General pathology (VO)

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Course lecturer:

Dr.

 Martin Hyden
Course numberB3.00000.80.220
Course codePathoALL
Curriculum2019
Semester of degree program Semester 2
Mode of delivery Presencecourse
SPPW2,0
ECTS credits2,0
Language of instruction German

Students have acquired knowledge of health, disease, disease progression, concept of homeostasis, etiologies and the concept of neoplasia and inflammation. The students know the importance of pathology for the diagnosis of diseases and have a basic understanding of the mechanisms of pathological processes; they can explain the specific relationship between morphological organ architecture and function and explain the principles of tissue structure and replacement; students can correlate pathological changes with laboratory diagnostic results.

Modules of the 1st semester

  • General terminology (e.g., health / disease, inflammation, infection, tumor, necrosis, hyperplasia, atrophy, diagnosis, therapy)
  • Homeostasis, course of disease (e.g., acute and chronic diseases, healing, death)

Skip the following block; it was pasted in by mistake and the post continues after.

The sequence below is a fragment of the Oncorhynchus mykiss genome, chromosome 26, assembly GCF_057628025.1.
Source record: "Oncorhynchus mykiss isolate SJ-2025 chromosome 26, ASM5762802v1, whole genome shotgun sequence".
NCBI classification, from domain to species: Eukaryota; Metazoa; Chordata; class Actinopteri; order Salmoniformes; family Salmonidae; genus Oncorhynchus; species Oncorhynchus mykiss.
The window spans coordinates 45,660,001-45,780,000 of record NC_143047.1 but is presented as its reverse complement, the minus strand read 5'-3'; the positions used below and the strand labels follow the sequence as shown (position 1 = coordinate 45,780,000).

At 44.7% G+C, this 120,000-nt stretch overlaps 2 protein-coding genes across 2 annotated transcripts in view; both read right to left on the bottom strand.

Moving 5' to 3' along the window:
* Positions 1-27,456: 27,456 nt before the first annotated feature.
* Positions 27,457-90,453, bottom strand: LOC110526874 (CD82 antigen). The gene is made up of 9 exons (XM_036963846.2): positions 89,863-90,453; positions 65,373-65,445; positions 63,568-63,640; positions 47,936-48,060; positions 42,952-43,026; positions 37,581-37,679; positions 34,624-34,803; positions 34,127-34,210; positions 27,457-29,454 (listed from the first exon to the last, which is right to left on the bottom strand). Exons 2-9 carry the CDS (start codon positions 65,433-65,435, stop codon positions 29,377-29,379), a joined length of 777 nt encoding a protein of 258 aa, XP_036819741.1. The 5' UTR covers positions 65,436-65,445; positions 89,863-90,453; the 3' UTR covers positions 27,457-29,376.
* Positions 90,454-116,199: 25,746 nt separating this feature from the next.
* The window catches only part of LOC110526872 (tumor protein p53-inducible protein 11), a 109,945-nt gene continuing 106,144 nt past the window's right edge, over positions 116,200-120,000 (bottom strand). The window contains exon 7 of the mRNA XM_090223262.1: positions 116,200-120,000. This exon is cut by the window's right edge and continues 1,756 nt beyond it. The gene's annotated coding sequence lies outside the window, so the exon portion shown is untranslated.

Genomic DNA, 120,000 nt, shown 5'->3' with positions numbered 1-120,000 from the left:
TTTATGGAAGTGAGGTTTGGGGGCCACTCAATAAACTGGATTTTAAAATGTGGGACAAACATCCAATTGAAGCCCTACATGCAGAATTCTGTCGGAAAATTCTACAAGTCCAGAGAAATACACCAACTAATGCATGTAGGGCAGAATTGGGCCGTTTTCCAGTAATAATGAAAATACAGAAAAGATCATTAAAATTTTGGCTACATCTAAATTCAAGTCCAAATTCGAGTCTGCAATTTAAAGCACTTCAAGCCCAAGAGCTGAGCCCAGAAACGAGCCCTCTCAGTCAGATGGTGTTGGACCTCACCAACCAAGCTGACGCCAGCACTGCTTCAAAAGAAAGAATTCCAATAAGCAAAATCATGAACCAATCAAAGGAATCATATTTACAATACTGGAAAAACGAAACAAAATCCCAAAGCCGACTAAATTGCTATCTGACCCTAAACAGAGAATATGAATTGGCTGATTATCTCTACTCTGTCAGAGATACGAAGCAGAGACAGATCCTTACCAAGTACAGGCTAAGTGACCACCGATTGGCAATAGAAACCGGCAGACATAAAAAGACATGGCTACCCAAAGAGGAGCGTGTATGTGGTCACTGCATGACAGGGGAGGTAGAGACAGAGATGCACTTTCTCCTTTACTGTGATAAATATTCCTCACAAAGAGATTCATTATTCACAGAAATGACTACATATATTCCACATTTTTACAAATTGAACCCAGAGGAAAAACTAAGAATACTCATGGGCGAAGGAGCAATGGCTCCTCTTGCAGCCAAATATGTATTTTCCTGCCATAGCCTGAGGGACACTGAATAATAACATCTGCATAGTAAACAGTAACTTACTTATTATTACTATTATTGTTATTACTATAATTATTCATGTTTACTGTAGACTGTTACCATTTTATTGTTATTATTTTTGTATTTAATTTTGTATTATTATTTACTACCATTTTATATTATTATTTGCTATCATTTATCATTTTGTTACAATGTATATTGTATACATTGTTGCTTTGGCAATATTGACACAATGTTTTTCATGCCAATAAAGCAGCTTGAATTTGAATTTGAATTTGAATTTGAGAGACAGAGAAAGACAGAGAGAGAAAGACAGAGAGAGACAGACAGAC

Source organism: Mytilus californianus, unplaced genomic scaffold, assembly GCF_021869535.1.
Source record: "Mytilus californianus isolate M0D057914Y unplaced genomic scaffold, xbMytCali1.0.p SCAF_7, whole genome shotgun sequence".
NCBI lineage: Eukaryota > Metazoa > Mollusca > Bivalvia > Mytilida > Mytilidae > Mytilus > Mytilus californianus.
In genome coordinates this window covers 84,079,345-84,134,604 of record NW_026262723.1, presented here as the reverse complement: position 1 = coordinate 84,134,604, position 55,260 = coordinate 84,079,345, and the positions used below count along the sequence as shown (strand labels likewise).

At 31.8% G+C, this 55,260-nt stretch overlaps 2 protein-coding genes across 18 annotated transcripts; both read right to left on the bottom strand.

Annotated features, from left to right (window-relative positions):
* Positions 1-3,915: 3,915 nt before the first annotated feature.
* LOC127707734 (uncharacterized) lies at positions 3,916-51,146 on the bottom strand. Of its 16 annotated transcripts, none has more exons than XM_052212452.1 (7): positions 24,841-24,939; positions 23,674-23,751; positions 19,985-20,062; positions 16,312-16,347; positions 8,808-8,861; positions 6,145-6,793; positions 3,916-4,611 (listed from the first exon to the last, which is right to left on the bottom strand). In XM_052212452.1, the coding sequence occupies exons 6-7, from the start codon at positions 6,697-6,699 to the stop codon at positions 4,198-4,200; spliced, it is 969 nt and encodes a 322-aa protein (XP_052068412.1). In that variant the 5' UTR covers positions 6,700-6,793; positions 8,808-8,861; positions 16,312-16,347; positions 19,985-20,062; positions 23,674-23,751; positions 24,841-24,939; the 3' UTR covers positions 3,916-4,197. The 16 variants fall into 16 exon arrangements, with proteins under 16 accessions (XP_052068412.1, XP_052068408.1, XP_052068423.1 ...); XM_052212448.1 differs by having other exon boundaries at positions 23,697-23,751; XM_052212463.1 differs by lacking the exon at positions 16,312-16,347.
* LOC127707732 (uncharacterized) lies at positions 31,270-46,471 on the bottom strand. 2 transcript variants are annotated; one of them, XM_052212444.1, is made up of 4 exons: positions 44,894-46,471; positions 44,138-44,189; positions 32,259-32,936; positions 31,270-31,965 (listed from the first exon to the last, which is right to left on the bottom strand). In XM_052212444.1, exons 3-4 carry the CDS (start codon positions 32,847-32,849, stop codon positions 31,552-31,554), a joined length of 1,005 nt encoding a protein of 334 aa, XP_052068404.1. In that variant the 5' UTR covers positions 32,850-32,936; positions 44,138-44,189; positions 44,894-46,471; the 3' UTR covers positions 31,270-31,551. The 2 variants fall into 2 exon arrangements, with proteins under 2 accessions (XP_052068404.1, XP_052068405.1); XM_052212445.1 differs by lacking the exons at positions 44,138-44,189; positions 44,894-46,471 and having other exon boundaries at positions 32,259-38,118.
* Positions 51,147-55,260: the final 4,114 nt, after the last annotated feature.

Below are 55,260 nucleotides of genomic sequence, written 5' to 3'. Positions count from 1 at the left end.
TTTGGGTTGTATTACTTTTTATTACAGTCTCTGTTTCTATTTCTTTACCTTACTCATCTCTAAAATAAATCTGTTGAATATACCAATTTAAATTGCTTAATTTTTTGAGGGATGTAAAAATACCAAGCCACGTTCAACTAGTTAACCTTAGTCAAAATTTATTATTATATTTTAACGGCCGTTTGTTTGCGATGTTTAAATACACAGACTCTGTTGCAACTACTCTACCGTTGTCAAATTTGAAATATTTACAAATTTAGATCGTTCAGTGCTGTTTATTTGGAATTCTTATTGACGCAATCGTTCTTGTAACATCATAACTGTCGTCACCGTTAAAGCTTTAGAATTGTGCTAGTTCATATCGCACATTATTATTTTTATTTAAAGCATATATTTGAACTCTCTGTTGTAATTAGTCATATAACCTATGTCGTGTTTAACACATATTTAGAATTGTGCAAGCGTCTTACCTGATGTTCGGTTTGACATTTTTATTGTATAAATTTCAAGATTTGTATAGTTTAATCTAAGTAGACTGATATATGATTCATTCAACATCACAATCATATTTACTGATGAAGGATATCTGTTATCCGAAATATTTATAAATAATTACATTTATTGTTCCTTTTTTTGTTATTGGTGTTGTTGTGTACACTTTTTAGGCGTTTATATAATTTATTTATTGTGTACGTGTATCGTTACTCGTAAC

• Causes of disease (live and inanimate); disposition; pathological changes to cells and tissues (morphology of cell damage, inflammation, mechanisms of the inflammatory process, manifestations of inflammation)
  • General tumor pathology (concept of neoplasia, malignancy criteria, tumor classification, metastasis, tumor staging, tumor grading), carcinogenesis
  • Wounds, wound healing, hemorrhages and disorders of vital functions and pathology / pathophysiology of the cardiovascular / respiratory system and water / electrolyte balance (e.g., edema, thrombosis, embolism, arteriosclerosis, infarction, shock)

Roessner A. et al. (2008), Allgemeine Pathologie und Grundlagen der speziellen Pathologie, Elsevier;
Blankl H. (2003), Allgemeine Pathologie: Lehrbuch für Gesundheits- und Krankenpflege, Facultas;
Nennstiel S. (2013) Allgemeine Pathologie - Basics, Elsevier;
Bühling K.J. et al. (2008), Intensivkurs: Allgemeine und Spezielle Pathologie, Elsevier;

Books, journals and websites accordingly the current state of knowledge in the respective fields.